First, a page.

13. Apparatus for reclaiming composite materials in accordance with claim 10 or 11 wherein said skimming means includes a paddle wheel mounted for rotation about an axis located above said path adjacent said surface level.
14. Apparatus for reclaiming composite materials in accordance with claim 10 further comprising means for removing materials blasted along said path out of the body of liquid.
Description
TECHNICAL FIELD

This invention relates to processes for reclaiming composite materials of the types that includes both relatively viscous and non-viscous constituents.

BACKGROUND OF THE INVENTION

Composite materials are sometimes comprised of both viscous and non-viscous constituents. For example, some telecommunication cables are filled with petroleum jelly or an extended thermoplastic rubber as a waterproofing measure. The presence of such viscous or jelly-like substances has however inhibited their reclamation. With telecommunication cables, for example, reclamation of those without jelly may be readily accomplished through the use of choppers and air gravity tables. These devices respectively liberate plastic insulation from the metallic conductors and separate the cable sheathing and conductors from each other and from the liberated insulation. With the inclusion of a viscous, jelly-like substance, however, both liberation and separation of the components is severly restricted since the jelly tends to adhere the various constituents together and to the processing equipment.

Recently, efforts have been made to devise a system for reclaiming jelly bearing telecommunication cables. One such approach has been the inclusion of a dry additive such as clay to absorb the jelly and form a mass of dry particles that may be reclaimed as before by chopping and air gravity table separation. Unfortunately, this approach has been impractical and cost inefficient due to the need for another material merely to serve as a transport medium in the reclamation process. The presence of clay has also created dust pollution and equipment wear.

Accordingly, there remains a need to provide an effective and efficient process and apparatus for reclaiming composite materials of the type that includes relatively viscous and non-viscous constitutents. It is to this task to which the present invention is primarily directed.

SUMMARY OF THE INVENTION

In one preferred form of the invention a process is provided for reclaiming composite materials that include viscous and non-viscous constituents. The process comprises the steps of submerging the materials in a bath of liquid having a specific gravity greater than the viscous constituent but less than the non viscous constituent. The submerged materials are blasted with a gas or vapor heated to a temperature in excess of the melting temperature of the viscous constituent whereupon the viscous constituent is liberated from the non-viscous constituent and rises to the surface of the bath. The viscous constituent is skimmed from the surface and the non-viscous constituent removed from the bath.

In another form of the invention a process is provided for reclaiming jelly filled telecommunications cable. The process comprises the steps of segmenting the cable into jelly bearing segments of insulation covered wires, submerging the segments in a bath of liquid having a specific gravity greater than the jelly but less than the wires, blasting the submerged segments with a gas or vapor heated to a temperature in excess of the melting temperature of the jelly whereupon jelly is liberated from the segments and rises to the surface of the bath, and skimming the jelly from the bath surface.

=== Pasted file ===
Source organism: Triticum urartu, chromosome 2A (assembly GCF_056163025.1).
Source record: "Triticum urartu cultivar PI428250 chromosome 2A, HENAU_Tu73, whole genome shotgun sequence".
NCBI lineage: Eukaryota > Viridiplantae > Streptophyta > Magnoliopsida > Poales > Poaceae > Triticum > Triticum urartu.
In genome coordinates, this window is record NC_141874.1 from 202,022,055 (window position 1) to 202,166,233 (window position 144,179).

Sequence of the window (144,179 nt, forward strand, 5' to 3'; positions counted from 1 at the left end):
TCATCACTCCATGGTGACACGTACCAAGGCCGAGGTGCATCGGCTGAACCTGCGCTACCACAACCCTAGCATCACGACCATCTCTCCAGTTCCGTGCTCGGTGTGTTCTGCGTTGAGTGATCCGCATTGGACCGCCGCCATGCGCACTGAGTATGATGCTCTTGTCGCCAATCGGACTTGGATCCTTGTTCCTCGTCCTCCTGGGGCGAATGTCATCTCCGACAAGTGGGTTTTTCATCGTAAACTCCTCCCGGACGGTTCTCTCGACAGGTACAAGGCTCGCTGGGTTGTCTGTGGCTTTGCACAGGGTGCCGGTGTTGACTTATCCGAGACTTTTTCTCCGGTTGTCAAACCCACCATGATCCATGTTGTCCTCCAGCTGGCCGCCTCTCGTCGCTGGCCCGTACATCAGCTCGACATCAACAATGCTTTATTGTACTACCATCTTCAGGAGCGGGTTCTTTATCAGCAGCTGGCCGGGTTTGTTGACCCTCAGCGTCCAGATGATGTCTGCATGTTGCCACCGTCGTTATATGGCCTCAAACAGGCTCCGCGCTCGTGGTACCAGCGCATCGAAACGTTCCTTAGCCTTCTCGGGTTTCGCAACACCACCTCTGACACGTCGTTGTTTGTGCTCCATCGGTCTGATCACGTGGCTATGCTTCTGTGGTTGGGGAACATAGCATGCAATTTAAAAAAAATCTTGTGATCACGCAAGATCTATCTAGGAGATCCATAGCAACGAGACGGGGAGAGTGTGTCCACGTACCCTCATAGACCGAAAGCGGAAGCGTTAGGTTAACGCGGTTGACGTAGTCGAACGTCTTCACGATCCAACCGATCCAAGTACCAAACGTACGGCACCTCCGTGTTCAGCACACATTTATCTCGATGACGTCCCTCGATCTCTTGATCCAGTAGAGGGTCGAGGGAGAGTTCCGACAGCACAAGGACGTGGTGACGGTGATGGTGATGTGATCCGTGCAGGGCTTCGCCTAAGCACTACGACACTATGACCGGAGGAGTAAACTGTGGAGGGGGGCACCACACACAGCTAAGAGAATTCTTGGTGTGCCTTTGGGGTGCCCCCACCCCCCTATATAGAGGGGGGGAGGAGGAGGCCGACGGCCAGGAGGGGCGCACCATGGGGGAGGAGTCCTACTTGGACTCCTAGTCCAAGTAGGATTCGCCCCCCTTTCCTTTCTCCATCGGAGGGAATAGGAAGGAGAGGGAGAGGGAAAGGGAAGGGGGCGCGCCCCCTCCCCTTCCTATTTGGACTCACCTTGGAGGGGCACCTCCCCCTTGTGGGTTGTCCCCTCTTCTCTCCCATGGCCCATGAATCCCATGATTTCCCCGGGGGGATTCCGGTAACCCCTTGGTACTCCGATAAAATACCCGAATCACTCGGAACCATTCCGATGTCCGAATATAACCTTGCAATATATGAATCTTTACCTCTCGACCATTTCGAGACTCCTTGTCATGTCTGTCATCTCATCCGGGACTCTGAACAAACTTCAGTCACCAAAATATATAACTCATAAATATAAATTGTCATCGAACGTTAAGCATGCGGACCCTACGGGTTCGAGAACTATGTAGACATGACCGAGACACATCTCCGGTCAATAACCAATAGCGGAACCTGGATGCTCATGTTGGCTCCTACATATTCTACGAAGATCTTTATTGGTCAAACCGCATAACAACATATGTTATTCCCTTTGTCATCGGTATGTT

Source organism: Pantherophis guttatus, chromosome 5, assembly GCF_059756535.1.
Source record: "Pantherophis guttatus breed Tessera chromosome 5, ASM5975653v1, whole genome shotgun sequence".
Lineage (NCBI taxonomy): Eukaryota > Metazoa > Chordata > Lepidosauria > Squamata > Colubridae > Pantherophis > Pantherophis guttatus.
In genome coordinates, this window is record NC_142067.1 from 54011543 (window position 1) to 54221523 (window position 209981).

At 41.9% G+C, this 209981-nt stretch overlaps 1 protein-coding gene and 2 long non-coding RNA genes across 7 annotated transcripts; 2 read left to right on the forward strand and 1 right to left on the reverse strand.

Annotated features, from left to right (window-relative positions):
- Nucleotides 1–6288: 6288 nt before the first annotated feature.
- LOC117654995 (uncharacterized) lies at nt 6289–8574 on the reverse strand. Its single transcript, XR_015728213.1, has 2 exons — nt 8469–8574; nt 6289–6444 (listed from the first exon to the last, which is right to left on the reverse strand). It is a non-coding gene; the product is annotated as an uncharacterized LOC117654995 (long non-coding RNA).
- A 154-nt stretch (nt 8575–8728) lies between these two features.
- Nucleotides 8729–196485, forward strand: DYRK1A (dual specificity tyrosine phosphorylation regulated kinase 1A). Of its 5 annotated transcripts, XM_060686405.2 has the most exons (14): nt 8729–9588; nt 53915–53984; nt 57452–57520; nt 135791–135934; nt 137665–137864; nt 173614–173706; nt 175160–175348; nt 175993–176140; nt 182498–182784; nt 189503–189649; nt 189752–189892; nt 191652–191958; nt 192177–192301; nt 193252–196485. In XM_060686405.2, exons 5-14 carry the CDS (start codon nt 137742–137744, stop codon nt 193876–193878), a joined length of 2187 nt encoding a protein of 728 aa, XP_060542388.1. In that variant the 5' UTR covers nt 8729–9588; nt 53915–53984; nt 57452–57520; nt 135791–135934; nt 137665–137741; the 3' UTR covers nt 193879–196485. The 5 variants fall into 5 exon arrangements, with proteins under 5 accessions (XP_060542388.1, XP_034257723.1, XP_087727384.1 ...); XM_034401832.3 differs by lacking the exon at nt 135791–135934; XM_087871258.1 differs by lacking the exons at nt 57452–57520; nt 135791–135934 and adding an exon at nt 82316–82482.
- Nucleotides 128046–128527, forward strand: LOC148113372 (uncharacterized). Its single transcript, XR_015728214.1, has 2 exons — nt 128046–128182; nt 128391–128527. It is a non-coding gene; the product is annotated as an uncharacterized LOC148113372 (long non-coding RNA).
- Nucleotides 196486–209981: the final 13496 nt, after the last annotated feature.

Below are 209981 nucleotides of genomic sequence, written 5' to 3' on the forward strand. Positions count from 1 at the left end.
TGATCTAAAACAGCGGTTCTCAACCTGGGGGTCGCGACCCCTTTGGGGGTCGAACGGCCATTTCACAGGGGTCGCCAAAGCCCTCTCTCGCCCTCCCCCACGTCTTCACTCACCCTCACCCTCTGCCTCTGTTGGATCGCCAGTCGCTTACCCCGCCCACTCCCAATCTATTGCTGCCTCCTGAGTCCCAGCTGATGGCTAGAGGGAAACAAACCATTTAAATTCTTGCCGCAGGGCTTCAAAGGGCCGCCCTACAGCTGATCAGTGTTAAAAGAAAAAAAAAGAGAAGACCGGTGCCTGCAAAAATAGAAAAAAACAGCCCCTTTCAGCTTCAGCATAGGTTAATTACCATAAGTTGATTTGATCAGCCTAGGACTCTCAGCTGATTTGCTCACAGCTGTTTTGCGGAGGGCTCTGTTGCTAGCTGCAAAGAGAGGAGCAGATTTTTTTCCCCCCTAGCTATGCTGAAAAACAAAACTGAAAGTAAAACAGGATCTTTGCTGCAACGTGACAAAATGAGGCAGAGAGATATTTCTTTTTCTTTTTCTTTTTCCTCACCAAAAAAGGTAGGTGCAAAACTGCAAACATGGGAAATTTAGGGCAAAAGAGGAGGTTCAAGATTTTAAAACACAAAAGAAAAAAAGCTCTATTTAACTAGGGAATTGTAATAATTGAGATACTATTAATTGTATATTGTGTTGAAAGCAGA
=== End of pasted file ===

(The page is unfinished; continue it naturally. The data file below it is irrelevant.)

In another preferred form of the invention a process is provided for reclaiming jelly filled telecommunication cables which comprises the steps of chopping the cable into jelly bearing segments of insulation covered wires, feeding the segments into a bath of liquid having a specific gravity greater than the jelly but less than the wires and onto a conveyor submerged within the bath, conveying the segments along a submerged path past a succession of steam jets whereupon jelly is liberated from the segments and rises to the surface of the bath, skimming the surface of the bath to remove the jelly therefrom, and removing the segments from the bath.

In yet another preferred form of the invention apparatus is provided for reclaiming composite materials that includes relatively viscous and non-viscous constituents. The apparatus comprises a bath of liquid having a specific gravity greater than the viscous constituent but less than a non-viscous constituent. Means are provided for conveying the materials along a path submerged in the bath. Means are also provided for blasting materials being conveyed along the submerged path with a gas or vapor heated to a temperature in excess of the melting temperature of the viscous constituent to liberate the viscous constituent from the non-viscous constituent and enable the viscous constituent to rise to the bath surface. Means are further provided for skimming the liberated viscous constituent from the surface of the bath.

BRIEF DESCRIPTION OF THE DRAWING

FIG. 1 is a perspective view of apparatus embodying principles of the invention which may be used in practicing processes of the invention.

FIG. 2 is a side elevational view of an internal portion of the apparatus shown in FIG. 1.

FIG. 3 is a side elevational view of another internal portion of the apparatus shown in FIG. 1.